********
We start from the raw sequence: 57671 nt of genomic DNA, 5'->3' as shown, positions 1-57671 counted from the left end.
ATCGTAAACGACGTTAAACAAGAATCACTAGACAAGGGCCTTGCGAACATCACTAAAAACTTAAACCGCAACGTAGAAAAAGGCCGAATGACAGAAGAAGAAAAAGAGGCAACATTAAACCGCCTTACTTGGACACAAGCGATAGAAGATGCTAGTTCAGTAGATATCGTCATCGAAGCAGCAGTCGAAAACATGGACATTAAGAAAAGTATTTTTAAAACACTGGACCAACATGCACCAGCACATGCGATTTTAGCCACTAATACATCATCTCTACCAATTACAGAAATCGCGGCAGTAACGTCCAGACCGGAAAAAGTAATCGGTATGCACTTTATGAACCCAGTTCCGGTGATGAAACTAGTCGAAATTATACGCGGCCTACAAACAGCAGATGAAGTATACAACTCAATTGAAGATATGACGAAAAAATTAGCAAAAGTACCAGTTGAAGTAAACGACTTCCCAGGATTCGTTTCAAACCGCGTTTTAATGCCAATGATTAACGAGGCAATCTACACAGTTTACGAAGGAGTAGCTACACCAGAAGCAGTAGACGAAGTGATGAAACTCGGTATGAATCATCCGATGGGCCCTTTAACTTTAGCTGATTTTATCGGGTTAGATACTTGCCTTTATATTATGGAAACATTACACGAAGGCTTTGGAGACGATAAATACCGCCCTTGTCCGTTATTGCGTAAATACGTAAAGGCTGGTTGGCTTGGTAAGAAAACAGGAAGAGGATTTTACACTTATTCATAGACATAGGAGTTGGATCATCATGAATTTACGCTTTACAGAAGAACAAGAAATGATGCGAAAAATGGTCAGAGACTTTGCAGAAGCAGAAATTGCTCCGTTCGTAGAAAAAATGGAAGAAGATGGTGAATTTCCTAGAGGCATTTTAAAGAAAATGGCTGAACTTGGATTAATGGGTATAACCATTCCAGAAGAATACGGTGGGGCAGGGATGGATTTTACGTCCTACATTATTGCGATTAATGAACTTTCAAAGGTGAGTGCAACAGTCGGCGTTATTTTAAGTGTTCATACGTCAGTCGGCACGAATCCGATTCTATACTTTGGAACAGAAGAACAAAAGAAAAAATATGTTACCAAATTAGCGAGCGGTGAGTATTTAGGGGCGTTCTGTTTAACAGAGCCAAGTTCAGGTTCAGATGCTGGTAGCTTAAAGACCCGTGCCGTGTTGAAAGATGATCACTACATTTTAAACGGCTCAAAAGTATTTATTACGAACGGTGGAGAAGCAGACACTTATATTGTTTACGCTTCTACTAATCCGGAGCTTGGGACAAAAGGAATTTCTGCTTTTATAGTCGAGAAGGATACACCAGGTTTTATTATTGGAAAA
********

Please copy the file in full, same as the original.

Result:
We start from the raw sequence: 57671 nt of genomic DNA, 5'->3' as shown, positions 1-57671 counted from the left end.
ATCGTAAACGACGTTAAACAAGAATCACTAGACAAGGGCCTTGCGAACATCACTAAAAACTTAAACCGCAACGTAGAAAAAGGCCGAATGACAGAAGAAGAAAAAGAGGCAACATTAAACCGCCTTACTTGGACACAAGCGATAGAAGATGCTAGTTCAGTAGATATCGTCATCGAAGCAGCAGTCGAAAACATGGACATTAAGAAAAGTATTTTTAAAACACTGGACCAACATGCACCAGCACATGCGATTTTAGCCACTAATACATCATCTCTACCAATTACAGAAATCGCGGCAGTAACGTCCAGACCGGAAAAAGTAATCGGTATGCACTTTATGAACCCAGTTCCGGTGATGAAACTAGTCGAAATTATACGCGGCCTACAAACAGCAGATGAAGTATACAACTCAATTGAAGATATGACGAAAAAATTAGCAAAAGTACCAGTTGAAGTAAACGACTTCCCAGGATTCGTTTCAAACCGCGTTTTAATGCCAATGATTAACGAGGCAATCTACACAGTTTACGAAGGAGTAGCTACACCAGAAGCAGTAGACGAAGTGATGAAACTCGGTATGAATCATCCGATGGGCCCTTTAACTTTAGCTGATTTTATCGGGTTAGATACTTGCCTTTATATTATGGAAACATTACACGAAGGCTTTGGAGACGATAAATACCGCCCTTGTCCGTTATTGCGTAAATACGTAAAGGCTGGTTGGCTTGGTAAGAAAACAGGAAGAGGATTTTACACTTATTCATAGACATAGGAGTTGGATCATCATGAATTTACGCTTTACAGAAGAACAAGAAATGATGCGAAAAATGGTCAGAGACTTTGCAGAAGCAGAAATTGCTCCGTTCGTAGAAAAAATGGAAGAAGATGGTGAATTTCCTAGAGGCATTTTAAAGAAAATGGCTGAACTTGGATTAATGGGTATAACCATTCCAGAAGAATACGGTGGGGCAGGGATGGATTTTACGTCCTACATTATTGCGATTAATGAACTTTCAAAGGTGAGTGCAACAGTCGGCGTTATTTTAAGTGTTCATACGTCAGTCGGCACGAATCCGATTCTATACTTTGGAACAGAAGAACAAAAGAAAAAATATGTTACCAAATTAGCGAGCGGTGAGTATTTAGGGGCGTTCTGTTTAACAGAGCCAAGTTCAGGTTCAGATGCTGGTAGCTTAAAGACCCGTGCCGTGTTGAAAGATGATCACTACATTTTAAACGGCTCAAAAGTATTTATTACGAACGGTGGAGAAGCAGACACTTATATTGTTTACGCTTCTACTAATCCGGAGCTTGGGACAAAAGGAATTTCTGCTTTTATAGTCGAGAAGGATACACCAGGTTTTATTATTGGAAAA